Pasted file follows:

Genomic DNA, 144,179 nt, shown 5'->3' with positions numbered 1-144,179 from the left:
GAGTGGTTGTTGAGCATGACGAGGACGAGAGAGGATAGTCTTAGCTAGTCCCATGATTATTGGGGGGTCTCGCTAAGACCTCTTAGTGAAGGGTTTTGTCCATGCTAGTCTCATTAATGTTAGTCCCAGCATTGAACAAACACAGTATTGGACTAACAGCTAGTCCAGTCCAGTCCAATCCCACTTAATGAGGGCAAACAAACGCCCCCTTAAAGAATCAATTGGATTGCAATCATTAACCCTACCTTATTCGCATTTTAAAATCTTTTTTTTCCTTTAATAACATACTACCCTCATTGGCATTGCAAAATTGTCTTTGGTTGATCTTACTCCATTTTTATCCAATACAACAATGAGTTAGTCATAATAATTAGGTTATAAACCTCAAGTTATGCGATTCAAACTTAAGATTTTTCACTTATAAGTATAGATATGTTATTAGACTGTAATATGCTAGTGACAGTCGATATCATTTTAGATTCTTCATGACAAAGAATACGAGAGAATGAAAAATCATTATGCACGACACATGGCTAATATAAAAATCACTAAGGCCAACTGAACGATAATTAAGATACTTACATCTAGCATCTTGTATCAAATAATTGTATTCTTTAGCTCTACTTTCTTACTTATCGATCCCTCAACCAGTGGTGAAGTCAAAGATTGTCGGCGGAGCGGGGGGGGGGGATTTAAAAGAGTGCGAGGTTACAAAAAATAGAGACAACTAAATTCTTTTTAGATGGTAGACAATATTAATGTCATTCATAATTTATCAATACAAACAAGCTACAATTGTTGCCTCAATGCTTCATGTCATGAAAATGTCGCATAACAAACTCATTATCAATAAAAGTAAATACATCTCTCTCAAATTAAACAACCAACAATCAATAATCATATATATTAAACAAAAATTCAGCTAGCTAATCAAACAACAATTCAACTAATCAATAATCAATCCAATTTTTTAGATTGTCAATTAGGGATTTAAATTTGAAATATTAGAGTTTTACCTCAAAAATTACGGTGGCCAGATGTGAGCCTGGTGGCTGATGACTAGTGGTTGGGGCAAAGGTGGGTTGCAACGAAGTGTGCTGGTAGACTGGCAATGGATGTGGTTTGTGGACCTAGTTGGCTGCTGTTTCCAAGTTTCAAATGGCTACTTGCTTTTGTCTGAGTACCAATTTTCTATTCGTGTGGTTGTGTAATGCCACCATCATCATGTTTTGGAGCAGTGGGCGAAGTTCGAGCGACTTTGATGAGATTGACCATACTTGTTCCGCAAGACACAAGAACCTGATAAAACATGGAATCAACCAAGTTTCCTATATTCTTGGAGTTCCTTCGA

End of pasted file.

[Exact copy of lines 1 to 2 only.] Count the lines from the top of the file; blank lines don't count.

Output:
Genomic DNA, 144,179 nt, shown 5'->3' with positions numbered 1-144,179 from the left:
GAGTGGTTGTTGAGCATGACGAGGACGAGAGAGGATAGTCTTAGCTAGTCCCATGATTATTGGGGGGTCTCGCTAAGACCTCTTAGTGAAGGGTTTTGTCCATGCTAGTCTCATTAATGTTAGTCCCAGCATTGAACAAACACAGTATTGGACTAACAGCTAGTCCAGTCCAGTCCAATCCCACTTAATGAGGGCAAACAAACGCCCCCTTAAAGAATCAATTGGATTGCAATCATTAACCCTACCTTATTCGCATTTTAAAATCTTTTTTTTCCTTTAATAACATACTACCCTCATTGGCATTGCAAAATTGTCTTTGGTTGATCTTACTCCATTTTTATCCAATACAACAATGAGTTAGTCATAATAATTAGGTTATAAACCTCAAGTTATGCGATTCAAACTTAAGATTTTTCACTTATAAGTATAGATATGTTATTAGACTGTAATATGCTAGTGACAGTCGATATCATTTTAGATTCTTCATGACAAAGAATACGAGAGAATGAAAAATCATTATGCACGACACATGGCTAATATAAAAATCACTAAGGCCAACTGAACGATAATTAAGATACTTACATCTAGCATCTTGTATCAAATAATTGTATTCTTTAGCTCTACTTTCTTACTTATCGATCCCTCAACCAGTGGTGAAGTCAAAGATTGTCGGCGGAGCGGGGGGGGGGGATTTAAAAGAGTGCGAGGTTACAAAAAATAGAGACAACTAAATTCTTTTTAGATGGTAGACAATATTAATGTCATTCATAATTTATCAATACAAACAAGCTACAATTGTTGCCTCAATGCTTCATGTCATGAAAATGTCGCATAACAAACTCATTATCAATAAAAGTAAATACATCTCTCTCAAATTAAACAACCAACAATCAATAATCATATATATTAAACAAAAATTCAGCTAGCTAATCAAACAACAATTCAACTAATCAATAATCAATCCAATTTTTTAGATTGTCAATTAGGGATTTAAATTTGAAATATTAGAGTTTTACCTCAAAAATTACGGTGGCCAGATGTGAGCCTGGTGGCTGATGACTAGTGGTTGGGGCAAAGGTGGGTTGCAACGAAGTGTGCTGGTAGACTGGCAATGGATGTGGTTTGTGGACCTAGTTGGCTGCTGTTTCCAAGTTTCAAATGGCTACTTGCTTTTGTCTGAGTACCAATTTTCTATTCGTGTGGTTGTGTAATGCCACCATCATCATGTTTTGGAGCAGTGGGCGAAGTTCGAGCGACTTTGATGAGATTGACCATACTTGTTCCGCAAGACACAAGAACCTGATAAAACATGGAATCAACCAAGTTTCCTATATTCTTGGAGTTCCTTCGA